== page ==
A Nonparametric Bayesian Approach for Haplotype Reconstruction from Single and MultiPopulation Data
, 2007
"... Uncovering the haplotypes of single nucleotide polymorphisms and their population demography is essential for many biological and medical applications. Methods for haplotype inference developed thus far –including those based on approximate coalescence, finite mixtures, and maximal parsimony – often ..."
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Cited by 1 (0 self)
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Uncovering the haplotypes of single nucleotide polymorphisms and their population demography is essential for many biological and medical applications. Methods for haplotype inference developed thus far –including those based on approximate coalescence, finite mixtures, and maximal parsimony – often bypass issues such as unknown complexity of haplotypespace and demographic structures underlying multipopulation genotype data. In this paper, we propose a new class of haplotype inference models based on a nonparametric Bayesian formalism built on the Dirichlet process, which represents a tractable surrogate to the coalescent process underlying population haplotypes and offers a wellfounded statistical framework to tackle the aforementioned issues. Our proposed model, known as a hierarchical Dirichlet process mixture, is exchangeable, unbounded, and capable of coupling demographic information of different populations for posterior inference of individual haplotypes, the size and configuration of haplotype ancestor pools, and other parameters of interest given genotype data. The resulting haplotype inference program, Haploi, is readily applicable to genotype sequences with thousands of SNPs, at a timecost often twoorders of magnitude less than that of the stateoftheart PHASE program, with competitive and sometimes superior performance. Haploi also significantly outperforms several other extant algorithms on both simulated and realistic data.
Demand Creation and Economic Growth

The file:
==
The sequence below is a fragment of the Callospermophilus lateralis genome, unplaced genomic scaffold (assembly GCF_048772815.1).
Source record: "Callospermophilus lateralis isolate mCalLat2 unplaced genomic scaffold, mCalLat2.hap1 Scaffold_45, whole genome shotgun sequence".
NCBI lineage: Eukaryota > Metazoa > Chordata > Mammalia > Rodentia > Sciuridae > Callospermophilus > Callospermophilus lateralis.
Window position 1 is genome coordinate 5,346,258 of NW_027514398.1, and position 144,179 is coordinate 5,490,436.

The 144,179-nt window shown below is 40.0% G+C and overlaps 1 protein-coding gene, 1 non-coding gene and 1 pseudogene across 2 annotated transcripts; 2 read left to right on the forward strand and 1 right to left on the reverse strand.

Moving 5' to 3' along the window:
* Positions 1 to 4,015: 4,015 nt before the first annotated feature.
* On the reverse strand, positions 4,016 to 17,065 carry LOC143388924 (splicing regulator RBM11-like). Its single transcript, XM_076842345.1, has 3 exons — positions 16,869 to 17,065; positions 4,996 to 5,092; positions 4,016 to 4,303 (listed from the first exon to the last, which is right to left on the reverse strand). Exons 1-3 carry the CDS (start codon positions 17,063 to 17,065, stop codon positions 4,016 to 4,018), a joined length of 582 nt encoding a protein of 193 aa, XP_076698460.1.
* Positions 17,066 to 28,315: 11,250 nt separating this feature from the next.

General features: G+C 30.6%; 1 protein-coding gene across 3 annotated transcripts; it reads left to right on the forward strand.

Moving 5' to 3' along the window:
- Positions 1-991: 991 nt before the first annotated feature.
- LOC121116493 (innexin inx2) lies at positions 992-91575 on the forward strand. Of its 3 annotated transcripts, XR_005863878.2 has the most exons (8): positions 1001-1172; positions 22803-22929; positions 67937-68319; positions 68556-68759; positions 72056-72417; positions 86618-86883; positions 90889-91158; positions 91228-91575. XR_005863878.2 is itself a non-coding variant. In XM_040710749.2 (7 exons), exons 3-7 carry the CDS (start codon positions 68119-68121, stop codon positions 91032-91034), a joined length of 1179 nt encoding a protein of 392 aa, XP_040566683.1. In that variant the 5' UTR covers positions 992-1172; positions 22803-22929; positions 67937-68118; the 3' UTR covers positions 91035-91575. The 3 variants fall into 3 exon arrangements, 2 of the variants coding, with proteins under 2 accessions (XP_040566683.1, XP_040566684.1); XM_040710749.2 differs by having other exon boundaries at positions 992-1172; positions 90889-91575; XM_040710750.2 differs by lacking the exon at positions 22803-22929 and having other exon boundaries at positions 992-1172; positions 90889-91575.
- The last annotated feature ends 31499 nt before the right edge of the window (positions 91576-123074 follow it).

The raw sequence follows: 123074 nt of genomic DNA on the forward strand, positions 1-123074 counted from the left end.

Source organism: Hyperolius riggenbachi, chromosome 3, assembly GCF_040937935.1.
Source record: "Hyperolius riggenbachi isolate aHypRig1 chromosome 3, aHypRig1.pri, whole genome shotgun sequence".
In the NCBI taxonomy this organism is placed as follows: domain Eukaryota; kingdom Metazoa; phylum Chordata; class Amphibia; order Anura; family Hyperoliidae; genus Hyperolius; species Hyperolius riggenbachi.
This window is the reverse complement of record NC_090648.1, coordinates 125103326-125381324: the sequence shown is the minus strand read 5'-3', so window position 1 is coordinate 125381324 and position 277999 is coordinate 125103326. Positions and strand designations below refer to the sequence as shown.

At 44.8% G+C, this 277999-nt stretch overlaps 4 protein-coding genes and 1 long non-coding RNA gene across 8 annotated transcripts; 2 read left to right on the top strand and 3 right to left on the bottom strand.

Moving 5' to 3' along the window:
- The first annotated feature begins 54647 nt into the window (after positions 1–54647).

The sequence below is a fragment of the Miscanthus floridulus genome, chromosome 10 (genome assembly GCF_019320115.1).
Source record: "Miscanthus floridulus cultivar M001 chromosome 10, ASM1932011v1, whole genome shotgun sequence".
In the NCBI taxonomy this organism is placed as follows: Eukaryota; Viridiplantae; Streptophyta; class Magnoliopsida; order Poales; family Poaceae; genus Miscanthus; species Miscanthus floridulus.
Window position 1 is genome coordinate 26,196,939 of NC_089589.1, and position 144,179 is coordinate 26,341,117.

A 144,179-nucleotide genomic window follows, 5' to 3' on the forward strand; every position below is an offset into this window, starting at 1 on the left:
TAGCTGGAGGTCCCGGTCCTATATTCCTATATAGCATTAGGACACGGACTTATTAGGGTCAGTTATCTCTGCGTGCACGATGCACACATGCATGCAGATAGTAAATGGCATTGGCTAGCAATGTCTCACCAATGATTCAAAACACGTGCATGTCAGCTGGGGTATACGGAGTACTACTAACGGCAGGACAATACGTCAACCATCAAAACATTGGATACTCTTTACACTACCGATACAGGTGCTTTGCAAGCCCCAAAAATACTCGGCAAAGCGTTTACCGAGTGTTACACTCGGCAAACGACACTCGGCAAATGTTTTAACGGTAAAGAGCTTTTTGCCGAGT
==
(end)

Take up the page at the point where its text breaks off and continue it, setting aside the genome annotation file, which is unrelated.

, 1999
"... paper very carefully and provided us with very useful comments and suggestions. All remaining errors are, of course, ours. Demand Creation and Economic Growth In the standard literature, the fundamental factor to restrain economic growth is diminishing returns to capital. This paper presents a model ..."
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paper very carefully and provided us with very useful comments and suggestions. All remaining errors are, of course, ours. Demand Creation and Economic Growth In the standard literature, the fundamental factor to restrain economic growth is diminishing returns to capital. This paper presents a model in which the factor to restrain growth is saturation of demand. We begin with common observation that growth of an individual product or sector grows fast at first, but its growth eventually declines to zero. The economy sustains growth by the introduction of new products/industries. Preferences are endogenous in this model. The introduction of new products/industries affects preferences, and creates demand. By so doing, it induces capital accumulation, and ultimately sustains economic growth.
Lecture Topics
, 2006
"... A diffusion process model of the frequency of a mutation ◦ Reversibility of a 1dimensional diffusion process ◦ Frequency spectrum and age of a mutation General binary coalescent trees ◦ Combinatorial derivation of the age of a mutation ◦ Ewens ’ sampling formula, a combinatorial derivation ◦ Coales ..."
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A diffusion process model of the frequency of a mutation ◦ Reversibility of a 1dimensional diffusion process ◦ Frequency spectrum and age of a mutation General binary coalescent trees ◦ Combinatorial derivation of the age of a mutation ◦ Ewens ’ sampling formula, a combinatorial derivation ◦ Coalescent lineage distributions Gene trees and Coalescent trees ◦ DNA sequences and the infinitelymanysites model ◦ Mutation histories, gene trees and coalescent trees ◦ Ancestral inference from gene trees Importance sampling on coalescent histories ◦ Constructing importance sampling algorithms ◦ Examples of particular models and ancestral inference The Ancestral Recombination graph ◦ Graphical description ◦ Probability calculations on the graph ◦ An MCMC algorithm for the time to the most recent ancestor along sequences A diffusion process model of the frequency of a mutation ◦ Diffusion process model of the frequency of a mutation ◦ Reversibility of a 1dimensional diffusion process ◦ Simulation of diffusion paths ◦ Frequency spectrum and age of a mutation The population frequency of a mutation The frequency {X(t),t ≥ 0} is modelled by a diffusion process with generator L = 1 2 σ2 (x) ∂2 ∂ + µ(x) ∂x2 ∂x σ 2 (x) =x(1 − x) , µ(x) =β(x)x(1 − x) Denote ∆X(t) =X(t +∆t) − X(t) E(∆X(t)  X(t) =x) = µ(x)∆t + o(∆t) Var(∆X(t)  X(t) =x) = σ 2 (x)∆t + o(∆t)